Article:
Teachers in BUSD struggle without access to reliable parking


“There’s nothing worse than having a stressful morning already and then pulling up to the school parking lot when you teach a first-period class and finding that there are no (parking) spots available,” said Julie Panebianco, a Universal  Ninth Grade English teacher. 

This is an experience shared by many teachers at BHS and in schools around Berkeley Unified School District. Each morning, teachers make their way to work, often by car due to many teachers living outside of Berkeley, and hunt for parking spots, at times to no avail.

“If you get here after 8:15 a.m. you typically won’t get a spot,” said Colleen Simon-O’Neill, who teaches chemistry and Biotech at BHS. She recounted having to make a decision between parking near BHS and paying for a meter or running to school in order not to be late. 

A survey done by BUSD showed that 80 percent of teachers drive to work each day, out of necessity or a lack of available options. BHS’s parking lot currently has less than 150 parking spots, which means that for many teachers, time is of the essence when it comes to whether they park in the staff parking lot, in nearby neighborhoods, or pay at a meter or parking garage.

A lack of parking for teachers is an issue that has affected BHS for decades. In 2001, BHS converted tennis courts on Milvia and Durant into 130 parking spots, according to BUSD. Those courts were never replaced, and to date, tennis players at BHS have no home court. 

In November of 2020, voters supported Measure G, a bond worth $380 million focused on school construction, outlining a plan to build a $27 million multi-level parking garage for teachers, according to Berkeleyside. The plan was met with criticism from transit advocates who said BUSD should instead be turning its attention to alternatives to driving, pointing to BUSD’s sustainability plan. 

In response, the district has shown no intention of moving forward with the parking garage, instead turning its attention to solutions such as distributing more parking permits or extending time limits on parking meters.

Furthermore, some transit advocates view the lack of parking for teachers as a way for BUSD to encourage BHS community members to get to school through means other than driving. 

“We think there are a lot of ways that the school district could help teachers, staff and students with other ways of getting to and from Berkeley High (School),” said Tom Lent of Walk Bike Berkeley, an organization that aims to encourage Berkeley citizens to avoid driving as their mode of transportation, particularly by ensuring that people can walk and bike safely. Lent said that a key first part of fixing the issue of parking for teachers should be spreading awareness of other forms of transportation such as E-Bikes or public transit, and removing barriers to access them.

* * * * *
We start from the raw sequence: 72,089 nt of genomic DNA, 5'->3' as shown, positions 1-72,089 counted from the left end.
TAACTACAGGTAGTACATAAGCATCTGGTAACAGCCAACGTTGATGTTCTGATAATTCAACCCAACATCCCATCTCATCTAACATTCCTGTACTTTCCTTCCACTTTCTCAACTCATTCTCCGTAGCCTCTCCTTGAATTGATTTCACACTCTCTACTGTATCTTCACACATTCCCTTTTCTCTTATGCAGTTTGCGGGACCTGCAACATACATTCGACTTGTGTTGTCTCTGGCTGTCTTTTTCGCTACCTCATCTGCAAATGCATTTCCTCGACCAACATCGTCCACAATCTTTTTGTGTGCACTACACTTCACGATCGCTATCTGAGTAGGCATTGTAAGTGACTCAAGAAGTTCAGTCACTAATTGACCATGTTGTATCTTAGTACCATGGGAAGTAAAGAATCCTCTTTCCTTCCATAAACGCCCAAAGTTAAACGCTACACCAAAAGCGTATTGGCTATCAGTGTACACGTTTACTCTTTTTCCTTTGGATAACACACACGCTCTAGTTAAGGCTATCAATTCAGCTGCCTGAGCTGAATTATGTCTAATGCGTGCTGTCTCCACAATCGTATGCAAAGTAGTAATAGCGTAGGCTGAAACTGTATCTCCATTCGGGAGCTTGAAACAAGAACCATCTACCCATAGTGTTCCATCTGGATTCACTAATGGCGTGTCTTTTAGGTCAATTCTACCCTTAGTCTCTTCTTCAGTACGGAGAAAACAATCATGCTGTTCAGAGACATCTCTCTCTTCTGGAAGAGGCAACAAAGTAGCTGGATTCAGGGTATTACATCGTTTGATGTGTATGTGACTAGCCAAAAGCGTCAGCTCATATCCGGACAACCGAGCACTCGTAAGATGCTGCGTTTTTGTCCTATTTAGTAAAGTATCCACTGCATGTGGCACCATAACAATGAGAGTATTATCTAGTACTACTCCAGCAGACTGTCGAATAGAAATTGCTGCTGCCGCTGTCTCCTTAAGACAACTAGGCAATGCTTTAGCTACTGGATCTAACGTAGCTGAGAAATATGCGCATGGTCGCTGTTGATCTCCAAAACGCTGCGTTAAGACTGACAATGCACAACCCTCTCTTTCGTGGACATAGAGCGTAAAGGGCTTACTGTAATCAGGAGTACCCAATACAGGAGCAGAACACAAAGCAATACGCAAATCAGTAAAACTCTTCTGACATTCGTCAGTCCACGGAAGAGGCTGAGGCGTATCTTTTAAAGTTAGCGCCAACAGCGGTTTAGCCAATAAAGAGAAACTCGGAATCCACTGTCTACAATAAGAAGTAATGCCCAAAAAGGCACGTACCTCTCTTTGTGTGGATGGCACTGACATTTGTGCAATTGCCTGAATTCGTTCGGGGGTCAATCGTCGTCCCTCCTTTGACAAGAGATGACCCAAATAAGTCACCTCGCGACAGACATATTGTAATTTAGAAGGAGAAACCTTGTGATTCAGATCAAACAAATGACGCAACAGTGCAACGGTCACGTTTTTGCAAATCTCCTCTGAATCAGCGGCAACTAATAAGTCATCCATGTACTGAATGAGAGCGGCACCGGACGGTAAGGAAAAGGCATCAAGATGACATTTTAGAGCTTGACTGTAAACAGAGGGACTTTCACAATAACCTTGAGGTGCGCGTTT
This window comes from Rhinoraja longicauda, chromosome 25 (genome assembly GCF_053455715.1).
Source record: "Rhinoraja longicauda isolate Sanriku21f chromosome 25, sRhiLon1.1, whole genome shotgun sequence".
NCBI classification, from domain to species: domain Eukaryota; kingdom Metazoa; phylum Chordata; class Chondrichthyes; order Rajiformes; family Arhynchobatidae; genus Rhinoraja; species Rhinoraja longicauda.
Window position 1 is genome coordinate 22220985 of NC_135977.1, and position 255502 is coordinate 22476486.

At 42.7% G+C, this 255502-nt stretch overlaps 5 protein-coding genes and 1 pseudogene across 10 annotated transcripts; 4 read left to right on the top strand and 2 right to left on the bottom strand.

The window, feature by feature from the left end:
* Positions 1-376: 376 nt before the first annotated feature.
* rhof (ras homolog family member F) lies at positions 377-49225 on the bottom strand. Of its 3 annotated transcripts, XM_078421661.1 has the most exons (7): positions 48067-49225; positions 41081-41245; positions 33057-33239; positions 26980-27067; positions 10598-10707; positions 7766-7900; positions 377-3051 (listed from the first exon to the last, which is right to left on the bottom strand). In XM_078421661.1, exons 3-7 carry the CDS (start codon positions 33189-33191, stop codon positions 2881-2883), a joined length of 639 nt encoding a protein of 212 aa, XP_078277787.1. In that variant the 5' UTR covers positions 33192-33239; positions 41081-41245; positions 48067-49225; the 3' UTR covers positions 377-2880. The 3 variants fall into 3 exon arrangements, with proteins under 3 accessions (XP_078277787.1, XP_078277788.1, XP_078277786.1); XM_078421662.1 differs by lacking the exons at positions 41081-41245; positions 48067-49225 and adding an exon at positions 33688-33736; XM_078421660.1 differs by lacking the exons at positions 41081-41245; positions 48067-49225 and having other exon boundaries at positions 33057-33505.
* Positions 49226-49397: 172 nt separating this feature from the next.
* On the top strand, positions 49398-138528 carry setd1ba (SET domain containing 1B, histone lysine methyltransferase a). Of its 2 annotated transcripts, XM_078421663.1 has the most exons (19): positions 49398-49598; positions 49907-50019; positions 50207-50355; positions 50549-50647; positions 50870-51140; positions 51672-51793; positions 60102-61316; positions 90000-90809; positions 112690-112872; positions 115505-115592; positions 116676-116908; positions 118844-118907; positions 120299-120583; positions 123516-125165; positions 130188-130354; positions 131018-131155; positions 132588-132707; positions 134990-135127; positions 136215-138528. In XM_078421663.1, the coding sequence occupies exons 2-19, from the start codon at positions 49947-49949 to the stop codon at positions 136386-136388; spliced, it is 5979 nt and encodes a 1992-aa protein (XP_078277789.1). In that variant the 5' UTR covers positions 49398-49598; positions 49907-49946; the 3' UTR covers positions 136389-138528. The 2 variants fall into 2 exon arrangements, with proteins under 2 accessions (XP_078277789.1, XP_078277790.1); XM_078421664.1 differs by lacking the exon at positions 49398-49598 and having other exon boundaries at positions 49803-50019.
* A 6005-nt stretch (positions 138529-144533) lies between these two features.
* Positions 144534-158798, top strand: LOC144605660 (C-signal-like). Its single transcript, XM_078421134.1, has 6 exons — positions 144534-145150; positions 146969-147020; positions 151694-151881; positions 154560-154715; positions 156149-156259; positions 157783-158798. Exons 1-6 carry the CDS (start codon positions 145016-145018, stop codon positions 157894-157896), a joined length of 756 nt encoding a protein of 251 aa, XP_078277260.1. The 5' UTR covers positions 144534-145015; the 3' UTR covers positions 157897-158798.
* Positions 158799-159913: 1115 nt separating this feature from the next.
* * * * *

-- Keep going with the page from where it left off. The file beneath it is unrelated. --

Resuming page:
A survey done by BUSD in May showed that of the respondents, roughly 80 percent of staff members at BHS drive as their primary mode of transportation, although one-third of respondents said that they would be willing to change their mode of transportation if incentivized to. 

“What I really would like to see from BUSD is a more clear commitment to providing better incentives for teachers to use alternate modes (of transportation) if they’re able to,” said Liza Lutzker, who works for Walk Bike Berkeley. “Right now there’s actually not any incentives for people to not drive. In fact, it’s the other way around. By providing free parking, you’re actually providing an incentive to drive whereas people who might take BART or AC Transit actually have to pay.”

In the interim, teachers bide their time waiting for a solution to be decided on.

 Panebianco said that although she understands the issue of parking can be viewed as trivial, in practice it makes an already difficult job harder.

“This job is already hard,” Panebianco said. “It’s just despite your best intentions, sometimes the system is just not set up in a way that feels supportive, and it just makes everything harder.”